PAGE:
Masquerade and Identities: Essays on Gender, Sexuality, and Marginality

By Efrat Tseëlon | Go to book overview

9

ON WOMEN AND CLOTHES AND CARNIVAL FOOLS

Efrat Tseëlon


Prologue

It all started with research (of a both discursive and traditionally scientific kind) on contemporary young women that I conducted over the past decade (cf. Tseëlon 1989, 1992, 1995a). It occurred to me that women use words (or avoid them) in a similar manner that they use clothes. Particularly, I was struck by the structural homology between the dialectics of disguise and disclosure that characterise Western women’s use of voice and dress. Let me explain. When I talk about disguise I do not refer to an appearance which hides some essence. Rather, I refer to it in the sense that reverberates throughout this volume. I use it to mean a discursive strategy - one that indicates the degree of identification with, or distance from, certain social performances one enacts. Much like the veil that came to signify in Western texts a mask hiding the essence of the enigmatic Oriental woman (Yegenoglu, 1998) - beauty and adornment came to signify the deceptive nature of femininity in Jewish and Christian theology (Tseëlon, 1995a). In this chapter, I start off with the erotic link between body and voice as signifying feminine sexuality. A corollary of this link is the trope of silence (vocal and sartorial) as a fantastic mode of desire, and the trope of politeness as a mode of control. These I illustrate with historical examples. Further, I elaborate on three models of feminine voice: proper, provocative and mute, and illustrate them with fictive representations. Finally, I point to the affinity between the cultural spaces occupied by the woman (in the manner of using verbal and sartorial voice) and the figure of the carnival fool.

My observation regarding the similarities between contemporary verbal and sartorial strategies and a history of patriarchal definitions of appropriate feminine behaviour may strike some as bold within a context of a reflexive non-essentialist discourse. Indeed, you could say I’m asking

-153-

Notes for this page

Add a new note
If you are trying to select text to create highlights or citations, remember that you must now click or tap on the first word, and then click or tap on the last word.
One moment ...
Default project is now your active project.
Project items
Notes
Cite this page

Cited page

Style
Citations are available only to our active members.
Buy instant access to cite pages or passages in MLA 8, MLA 7, APA and Chicago citation styles.

(Einhorn, 1992, p. 25)

(Einhorn 25)

(Einhorn 25)

1. Lois J. Einhorn, Abraham Lincoln, the Orator: Penetrating the Lincoln Legend (Westport, CT: Greenwood Press, 1992), 25, http://www.questia.com/read/27419298.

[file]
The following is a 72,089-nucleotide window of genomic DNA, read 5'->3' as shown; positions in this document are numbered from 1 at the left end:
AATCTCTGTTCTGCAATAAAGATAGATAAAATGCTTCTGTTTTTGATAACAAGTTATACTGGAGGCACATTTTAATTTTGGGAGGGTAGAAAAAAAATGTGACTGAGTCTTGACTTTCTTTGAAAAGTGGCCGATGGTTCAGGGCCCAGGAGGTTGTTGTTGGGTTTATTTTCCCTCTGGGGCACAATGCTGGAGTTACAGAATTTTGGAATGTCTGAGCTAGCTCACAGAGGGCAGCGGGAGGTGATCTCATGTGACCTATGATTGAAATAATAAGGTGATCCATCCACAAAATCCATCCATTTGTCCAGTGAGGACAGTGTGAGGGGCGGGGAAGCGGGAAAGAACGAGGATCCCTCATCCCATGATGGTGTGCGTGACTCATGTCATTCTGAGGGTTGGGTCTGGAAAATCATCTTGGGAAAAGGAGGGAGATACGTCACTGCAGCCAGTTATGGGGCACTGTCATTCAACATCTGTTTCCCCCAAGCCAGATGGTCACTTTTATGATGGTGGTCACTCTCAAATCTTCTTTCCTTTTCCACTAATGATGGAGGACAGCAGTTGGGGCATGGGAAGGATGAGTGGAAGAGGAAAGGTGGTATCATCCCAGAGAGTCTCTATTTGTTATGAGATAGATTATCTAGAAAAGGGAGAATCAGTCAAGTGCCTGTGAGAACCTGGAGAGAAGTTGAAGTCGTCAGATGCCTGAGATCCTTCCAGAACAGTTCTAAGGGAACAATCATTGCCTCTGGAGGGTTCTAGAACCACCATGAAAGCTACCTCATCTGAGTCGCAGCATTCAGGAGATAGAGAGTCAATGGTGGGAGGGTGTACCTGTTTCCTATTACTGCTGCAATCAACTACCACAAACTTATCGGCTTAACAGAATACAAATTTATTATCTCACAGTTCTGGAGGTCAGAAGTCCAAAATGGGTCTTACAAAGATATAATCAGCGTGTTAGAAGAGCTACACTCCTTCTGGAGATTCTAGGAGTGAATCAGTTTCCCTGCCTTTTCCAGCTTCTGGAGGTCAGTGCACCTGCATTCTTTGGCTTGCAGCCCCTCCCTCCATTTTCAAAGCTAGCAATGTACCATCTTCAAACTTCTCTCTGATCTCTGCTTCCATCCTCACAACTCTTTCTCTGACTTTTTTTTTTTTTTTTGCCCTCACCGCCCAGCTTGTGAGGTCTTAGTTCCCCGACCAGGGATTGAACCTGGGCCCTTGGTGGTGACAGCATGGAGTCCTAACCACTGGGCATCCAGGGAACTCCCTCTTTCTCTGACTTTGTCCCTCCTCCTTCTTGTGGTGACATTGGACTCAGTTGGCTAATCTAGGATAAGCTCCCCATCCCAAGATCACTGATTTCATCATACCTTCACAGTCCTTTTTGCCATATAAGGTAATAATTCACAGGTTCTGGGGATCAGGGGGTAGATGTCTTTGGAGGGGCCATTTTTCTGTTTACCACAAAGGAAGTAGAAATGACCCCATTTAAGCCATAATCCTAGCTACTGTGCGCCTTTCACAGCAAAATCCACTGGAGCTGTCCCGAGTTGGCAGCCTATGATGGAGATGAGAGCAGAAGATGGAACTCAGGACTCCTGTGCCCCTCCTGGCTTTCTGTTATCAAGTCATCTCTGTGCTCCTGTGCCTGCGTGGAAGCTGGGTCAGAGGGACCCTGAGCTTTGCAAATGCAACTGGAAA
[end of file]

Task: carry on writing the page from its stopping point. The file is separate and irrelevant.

Note: primary sources have slightly different requirements for citation. Please see these guidelines for more information.

Cited page

Bookmark this page
Masquerade and Identities: Essays on Gender, Sexuality, and Marginality
Table of contents

Table of contents

  • Title Page iii
  • Contents vii
  • Plates ix
  • Foreword xiii
  • Preface xvii
  • Acknowledgements xix
  • References 15
  • 1 - Reflections on Mask and Carnival 18
  • 2 - Stigma, Uncertain Identity and Skill in Disguise 38
  • 3 - Lesbian Masks 54
  • 4 - Fashion, Fetish, Fantasy 73
  • References 81
  • 5 - Is Womanliness Nothing but a Masquerade? 83
  • 6 - The Scarf and the Toothache 101
  • Note 112
  • 7 - The Metamorphosis of the Mask in Seventeenth- and Eighteenth-Century London 114
  • References 133
  • 8 - Masked and Unmasked at the Opera Balls 135
  • References 150
  • 9 - On Women and Clothes and Carnival Fools 153
  • References 170
  • Index 175
Settings

Settings

Typeface
Text size Smaller Larger Reset View mode
Search within

Search within this book

Look up

Look up a word

  • Dictionary
  • Thesaurus
Please submit a word or phrase above.
Print this page

Print this page

Why can't I print more than one page at a time?

Help
Full screen
Items saved from this book
  • Bookmarks
  • Highlights & Notes
  • Citations
/ 188

matching results for page

    Questia reader help

    How to highlight and cite specific passages

    1. Click or tap the first word you want to select.
    2. Click or tap the last word you want to select, and you’ll see everything in between get selected.
    3. You’ll then get a menu of options like creating a highlight or a citation from that passage of text.

    OK, got it!

    Cited passage

    Style
    Citations are available only to our active members.
    Buy instant access to cite pages or passages in MLA 8, MLA 7, APA and Chicago citation styles.

    "Portraying himself as an honest, ordinary person helped Lincoln identify with his audiences." (Einhorn, 1992, p. 25).

    "Portraying himself as an honest, ordinary person helped Lincoln identify with his audiences." (Einhorn 25)

    "Portraying himself as an honest, ordinary person helped Lincoln identify with his audiences." (Einhorn 25)

    "Portraying himself as an honest, ordinary person helped Lincoln identify with his audiences."1

    1. Lois J. Einhorn, Abraham Lincoln, the Orator: Penetrating the Lincoln Legend (Westport, CT: Greenwood Press, 1992), 25, http://www.questia.com/read/27419298.

    Cited passage

    Thanks for trying Questia!

    Please continue trying out our research tools, but please note, full functionality is available only to our active members.

    Your work will be lost once you leave this Web page.

    Buy instant access to save your work.

    Already a member? Log in now.

    Search by... Author
    Show... All Results Primary Sources Peer-reviewed

    Oops!

    An unknown error has occurred. Please click the button below to reload the page. If the problem persists, please try again in a little while.